It’s full of warmth and history, only an hour’s flight from the UK, and there’s no time difference to overcome, so the big question is: why haven’t you been to Dublin yet? With this two day agenda, you can sightsee, shop and sip your way through the best of the city.
Catch the Aircoach from the airport for free with a two day Dublin Pass (€61), which works like an Oyster card. It offers free and fast-track entry to many of the city’s biggest attractions, alongside restaurant and cafe discounts, so you save time and money in the long run. Start quayside at the Jeanie Johnston Tallship, a replica of the ships that carried millions of Irish emigrants escaping the Great Famine (1845-52). You’ll also pass the Famine Memorial as you walk back towards the city centre. Following the River Liffey, aim for the famous Ha’penny Bridge; before you cross it, visit The Winding Stair bookshop, packed with books, zines and stationery.
Cut through Temple Bar, a maze of cobbled streets dotted with pubs and street art, plus boutiques like Siopaella, selling pre-loved designer pieces; I spotted a DvF dress for €130. Stop for lunch, especially mouth-watering cakes, at Queen of Tarts (Dame Street/Cow Lane), or the slightly healthier Peacockgreen (Lord Edward Street). Your next decision is between two brilliant libraries: the Chester Beatty, at Dublin Castle, or Marsh’s Library, near St Patrick’s Cathedral. Either option lets you pore over centuries-old books, so it’s a win-win.
Hotfoot it to Trinity College Dublin, where famous alumni include Bram Stoker and Oscar Wilde. Even today, students face a graduation ceremony conducted entirely in Latin. Though you can roam the campus for nothing, it’s worth taking a student-led guided tour (€13). This covers entry to the Book of Kells exhibition in the Old Library, and the Long Room, which holds 200,000 books and could be straight out of a Harry Potter film.
Wander down Kildare Street to a range of free museums, such as the National Museum of Ireland’s archaeology branch – think Celtic bling and Viking relics – and see St. Stephen’s Green just beyond. Alternatively, gawp at the brightly coloured Farrow and Ball-esque doorways on Merrion Square and the statue-filled garden in the centre. I loved The Joker’s Chair, a memorial to comedian and Father Ted actor Dermot Morgan.
It’s time to explore the Creative Quarter, running from George’s Street to South William Street. Drury Street highlights include super-cool interiors store Industry and the Irish Design shop. If vintage is more your thing, try Jenny Vander’s, or the Harlequin, which has silk kimonos for about €50-60; there’s also Carousel for retro-inspired designs.
Now you need a pre-theatre restaurant – Salamanca (St. Andrew Street) offers authentic tapas, whilst Fallon & Byrne (Exchequer Street) has a wide menu, including Irish beef. Cross the river at O’Connell Bridge and catch a 7:30pm play at the Abbey Theatre, where Poldark‘s Aidan Turner, Liam Neeson and the late great Maureen O’Hara have all performed.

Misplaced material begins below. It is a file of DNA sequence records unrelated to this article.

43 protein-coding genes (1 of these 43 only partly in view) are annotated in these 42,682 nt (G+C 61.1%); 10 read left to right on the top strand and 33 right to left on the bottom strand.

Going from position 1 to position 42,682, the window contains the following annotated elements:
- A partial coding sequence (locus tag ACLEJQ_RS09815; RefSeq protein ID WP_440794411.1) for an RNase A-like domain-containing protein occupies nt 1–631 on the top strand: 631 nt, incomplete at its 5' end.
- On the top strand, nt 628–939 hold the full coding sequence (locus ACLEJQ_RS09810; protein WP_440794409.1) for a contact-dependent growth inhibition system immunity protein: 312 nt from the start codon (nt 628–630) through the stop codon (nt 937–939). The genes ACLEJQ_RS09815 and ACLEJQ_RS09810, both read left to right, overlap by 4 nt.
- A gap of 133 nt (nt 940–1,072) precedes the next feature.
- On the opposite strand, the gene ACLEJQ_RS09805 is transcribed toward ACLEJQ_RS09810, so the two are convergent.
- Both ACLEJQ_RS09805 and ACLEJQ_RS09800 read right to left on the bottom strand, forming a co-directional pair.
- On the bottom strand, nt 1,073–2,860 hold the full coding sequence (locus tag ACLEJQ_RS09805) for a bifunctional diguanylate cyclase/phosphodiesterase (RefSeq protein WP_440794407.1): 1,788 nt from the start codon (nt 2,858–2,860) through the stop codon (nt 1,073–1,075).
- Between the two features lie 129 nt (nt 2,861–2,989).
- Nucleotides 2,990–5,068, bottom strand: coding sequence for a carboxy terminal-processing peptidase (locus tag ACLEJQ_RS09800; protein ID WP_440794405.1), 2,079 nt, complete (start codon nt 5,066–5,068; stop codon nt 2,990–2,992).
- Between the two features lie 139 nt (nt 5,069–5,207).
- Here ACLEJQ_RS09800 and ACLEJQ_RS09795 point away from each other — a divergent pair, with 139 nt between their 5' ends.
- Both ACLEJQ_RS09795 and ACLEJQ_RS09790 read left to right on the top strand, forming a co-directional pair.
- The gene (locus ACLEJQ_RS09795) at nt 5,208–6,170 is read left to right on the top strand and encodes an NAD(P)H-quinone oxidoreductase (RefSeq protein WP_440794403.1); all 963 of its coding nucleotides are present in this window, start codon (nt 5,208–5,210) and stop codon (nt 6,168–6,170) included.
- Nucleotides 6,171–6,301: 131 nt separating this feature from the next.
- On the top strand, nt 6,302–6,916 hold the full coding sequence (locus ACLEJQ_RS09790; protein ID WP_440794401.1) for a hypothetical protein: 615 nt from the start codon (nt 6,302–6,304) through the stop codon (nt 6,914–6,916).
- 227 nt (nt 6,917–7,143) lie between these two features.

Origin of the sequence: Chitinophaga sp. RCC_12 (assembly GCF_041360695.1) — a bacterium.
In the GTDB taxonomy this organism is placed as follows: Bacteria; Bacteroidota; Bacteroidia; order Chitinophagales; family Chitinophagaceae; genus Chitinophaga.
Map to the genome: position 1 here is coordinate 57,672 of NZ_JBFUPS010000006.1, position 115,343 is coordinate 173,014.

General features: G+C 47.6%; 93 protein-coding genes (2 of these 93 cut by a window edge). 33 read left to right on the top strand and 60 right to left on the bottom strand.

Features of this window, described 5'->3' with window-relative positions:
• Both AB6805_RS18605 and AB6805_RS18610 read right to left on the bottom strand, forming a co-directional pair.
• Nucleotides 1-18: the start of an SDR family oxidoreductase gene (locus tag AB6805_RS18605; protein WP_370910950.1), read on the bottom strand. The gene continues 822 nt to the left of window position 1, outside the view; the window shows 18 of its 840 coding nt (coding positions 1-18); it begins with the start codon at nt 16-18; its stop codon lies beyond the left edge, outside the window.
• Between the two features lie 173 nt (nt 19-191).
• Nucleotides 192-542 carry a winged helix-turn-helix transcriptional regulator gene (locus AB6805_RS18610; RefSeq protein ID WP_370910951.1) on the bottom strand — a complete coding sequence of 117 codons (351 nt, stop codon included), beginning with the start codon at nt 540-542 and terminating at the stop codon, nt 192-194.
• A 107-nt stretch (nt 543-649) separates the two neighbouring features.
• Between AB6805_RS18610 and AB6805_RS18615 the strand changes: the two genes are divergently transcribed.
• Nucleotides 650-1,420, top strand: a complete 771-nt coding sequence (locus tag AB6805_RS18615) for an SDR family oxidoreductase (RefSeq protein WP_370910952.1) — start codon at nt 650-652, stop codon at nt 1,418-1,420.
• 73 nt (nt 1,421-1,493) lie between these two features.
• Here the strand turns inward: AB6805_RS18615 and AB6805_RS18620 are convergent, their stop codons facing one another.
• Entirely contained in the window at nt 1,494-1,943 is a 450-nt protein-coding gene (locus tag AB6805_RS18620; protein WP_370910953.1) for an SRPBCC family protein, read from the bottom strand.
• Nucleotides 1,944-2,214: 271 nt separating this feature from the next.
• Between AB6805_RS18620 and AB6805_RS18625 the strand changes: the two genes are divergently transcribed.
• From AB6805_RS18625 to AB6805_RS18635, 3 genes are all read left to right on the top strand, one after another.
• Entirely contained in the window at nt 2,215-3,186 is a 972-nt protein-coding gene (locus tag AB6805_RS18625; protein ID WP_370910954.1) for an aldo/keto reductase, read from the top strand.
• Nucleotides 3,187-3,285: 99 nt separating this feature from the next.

After the curtain falls, ask locals for the latest bar and pub recommendations, from the unusual Peruke and Periwig to the Blind Pig speakeasy, or check the Publin.ie app. Hotel-wise, celebrities check into the Merrion or the U2-owned Clarion; I’d recommend the more affordable Wynn’s Hotel (Abbey Street Lower). Meanwhile, Airbnb suggests a penthouse at Google HQ, Ballsbridge (from €91), or a Georgian apartment near Henry Street (from €72).
Start with a dose of culture on Parnell Square, via the Dublin Writers Museum or Dublin City Gallery (a.k.a the Hugh Lane). If you think there’s a novel inside you, the Writers Museum will appeal – it profiles all the Irish greats, down to the pens and typewriters they used. Spot Julian Opie artwork outside the Hugh Lane, and an eclectic mix of artists spread across two floors.
Head down O’Connell Street and take the no.13 bus to Thomas Street for the unforgettable Guinness Storehouse – you don’t need to love Guinness to enjoy this. Skip the queues with your Dublin Pass, check out the cafe and get the lowdown on the brewing process, brand heritage and classic advertising. Don’t miss the rooftop bar for some amazing views over Dublin.
It’s a short walk to Kilmainham’s Irish Museum of Modern Art (IMMA), currently showing What We Call Love: From Surrealism To Now, until February 2016, with artwork by Marina Abramović, Damien Hirst and Man Ray. Contrast this with the grim history of nearby Kilmainham Gaol – the dank corridors and cells are pretty sobering. You might recognise the East Wing, a filming location for The Italian Job, The Tudors and Ripper Street.
Take the bus back from Emmet Road to the city centre and squeeze in some pre-dinner shopping: Avoca, (Suffolk Street) is open until 6pm/7pm every evening. The brand formed in 1723 selling hand-woven pieces, whereas today it’s expanded to accessories, local food and homeware, and is rated highly by Vogue. Top buys include mohair coats and lambswool throws. Department store Brown Thomas (Grafton Street), open until 8pm/9pm most nights, is the place for designer labels, from JW Anderson to Max Mara. If you’re visiting the city in December, the third floor Christmas section adds some very festive glamour.
Crossing O’Connell Bridge, aim for the Millennium Spire (a.k.a. the Stiletto in the Ghetto) straight ahead. At the spire, a quick detour right brings you to the James Joyce statue, but a left turn leads you down Henry Street, home to Arnotts, the oldest department store in Ireland. On the corner of Henry Street and Jervis Street is The Church, one of Dublin’s most distinctive restaurants and bars. After your meal here, enjoy the nightly live music and raise a glass to your trip.